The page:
When it is desired to input directional information into the joystick controller 100, the user may urge the user-actuable portion 530 of the slidable member 500 in a chosen direction against the action of the centralising mechanism provided by the ball 600 and spring 650. The sensitivity of the joystick controller 100 to sliding movement of the slidable member in a particular direction depends on the position of the light detectors 410, 420, 430, 440. In the present embodiment, the light detectors are located at up (420), down (440), right (430) and left (410) positions, also known as north, south, east and west positions. Accordingly, the joystick controller 100 is sensitive to movement of the slidable member in those general directions i.e. up, down, right and left. Movement of the slidable member in one of the general directions will activate the light detector corresponding to that direction.

FIGS. 6A and 6B illustrate the slidable member having been urged to the right by a user so as to active the light detector 430. As shown, the shoulder portion 520 abuts the right-hand the edge of the recess 210 a to check the movement of the slidable member 500 at the activating position. In this position, the deformed cross spring 650 stores sufficient potential energy needed to return the slidable member back to the neutral position.

FIG. 7 illustrates schematically the position of the reflective annular surface 550′ in the activate position. In this active position, a portion of the inclined annular surface 550′ located above the light detector can be seen to reflect light ray C from the light source 300 towards the light detector 430. The portion of the inclined annular surface which reflects light towards the light detector 430 will be up to approximately 5 degrees wide but may vary according to the size of the light detector. Compared to the light ray B, the light ray C is incident on the annular surface portion 550′ at a larger angle of incidence. Accordingly, the light ray C is reflected with a larger angle of reflection. The direction of the reflected light ray C is substantially parallel with the axis AA which optimises transmission of light ray through a top sensing window of the light detector 430.

With the slidable sensor in the active position, the light detector 430 will receive a relatively high intensity of light from the light source 500. The high intensity of light will active the light detector 430. Interrogation of the light detector 430 by external circuitry will then provide an indication of the sliding position of the member 500 and hence the directional information input by the user.

Activation of the light detector 430 by sliding the slidable member 500 to the right has been demonstrated. In the same way, the other light detectors 410, 420, and 440 would be activated by sliding the slidable member 500 generally to the left (410), upwards (420), and downwards (440) respectively. In each case, a different portion of the reflective annular surface would reflect light from the light source 300 towards the respective light detector. Consequently, each light detector has a corresponding portion of the annular surface for receiving and reflecting light when the slidable member is in the active position.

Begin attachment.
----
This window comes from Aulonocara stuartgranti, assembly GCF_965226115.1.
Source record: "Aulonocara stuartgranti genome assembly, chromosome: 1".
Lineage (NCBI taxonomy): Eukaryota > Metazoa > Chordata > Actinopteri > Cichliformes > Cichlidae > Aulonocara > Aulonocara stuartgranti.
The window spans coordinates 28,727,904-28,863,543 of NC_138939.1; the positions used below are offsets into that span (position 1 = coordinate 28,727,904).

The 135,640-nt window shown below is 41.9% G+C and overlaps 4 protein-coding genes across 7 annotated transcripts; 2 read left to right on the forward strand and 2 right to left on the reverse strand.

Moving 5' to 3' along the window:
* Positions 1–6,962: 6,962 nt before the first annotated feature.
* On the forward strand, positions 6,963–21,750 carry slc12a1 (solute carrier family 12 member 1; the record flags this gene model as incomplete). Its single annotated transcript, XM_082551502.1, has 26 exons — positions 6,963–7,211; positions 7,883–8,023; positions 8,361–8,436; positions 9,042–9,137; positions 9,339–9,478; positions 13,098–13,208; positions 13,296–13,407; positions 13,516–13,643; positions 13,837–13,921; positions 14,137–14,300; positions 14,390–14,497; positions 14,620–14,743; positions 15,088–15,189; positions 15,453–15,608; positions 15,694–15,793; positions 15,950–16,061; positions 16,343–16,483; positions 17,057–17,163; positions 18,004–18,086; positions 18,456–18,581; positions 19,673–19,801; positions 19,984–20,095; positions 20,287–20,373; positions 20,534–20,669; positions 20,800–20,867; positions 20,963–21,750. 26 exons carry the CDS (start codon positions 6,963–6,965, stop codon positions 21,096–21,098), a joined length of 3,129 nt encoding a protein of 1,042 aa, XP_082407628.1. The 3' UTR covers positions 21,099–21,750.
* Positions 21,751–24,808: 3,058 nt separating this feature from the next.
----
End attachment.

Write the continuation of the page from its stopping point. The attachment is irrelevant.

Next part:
During activation of one light detector by an associated annular surface portion, the remaining portion of the annular surface does not move to a position sufficient to activate the other light detectors.

FIG. 8 shows an alternative embodiment of the joystick controller 100 in which the recess 210 a is shaped to include four lobes. Each lobe corresponds to a light detector of the controller and guides the user in the general direction to activate that light detector.

A notable advantage associated with the joystick controller 100 is the ability of the transparent slidable member 500 to transmit light from the light source 300 out through the user-actuable portion 530. This gives the user-actuable portion 530 a pleasant appearance, and helps the user to locate the user-actuable portion 530 in low-light conditions.

It will be evident in view of the foregoing description that various modifications may be made within the scope of the present invention. For example there may be more or less than four light detectors, and the joystick controller may be incorporated into a PDA or any other electronic device instead of a mobile telephone.

Furthermore, the circuit board substrate or part of the housing of the joystick controller may be provided by a circuit board or housing of the electronic device in which it is incorporated. In this way, the input device would be assembled together with assembly of the electronic device.

Patent Citations
Cited PatentFiling datePublication dateApplicantTitle
US3886544 *Jun 12, 1974May 27, 1975Narodny Leo HKeyboard using optical switching
US4459022 *Mar 9, 1983Jul 10, 1984United Technologies CorporationFiber optic angular sensor
US4533827 *Oct 6, 1982Aug 6, 1985Texas A&M UniversityOptical joystick
US4607159 *Dec 27, 1983Aug 19, 1986North American Philips Consumer Electronics Corp.Optical joystick controller with intersecting spring means
US4686361 *Jul 22, 1985Aug 11, 1987Bard Arnold DJoystick control unit
US5117102 *Nov 30, 1990May 26, 1992Mitchell Randall KPhotoelectric joystick displacement detector
US5421207 *Sep 1, 1993Jun 6, 1995Carroll; Norman L.Alignment coupling for fixed alignment and free swiveling action
Classifications
U.S. Classification341/31, 341/22, 341/30, 250/227.22, 250/229, 250/221
International ClassificationH03K17/968, G06F3/033, G06F3/038, H04M1/247, G05G9/047
Cooperative ClassificationG06F3/03548, G05G2009/04759, H03K17/968
European ClassificationH03K17/968, G06F3/0354S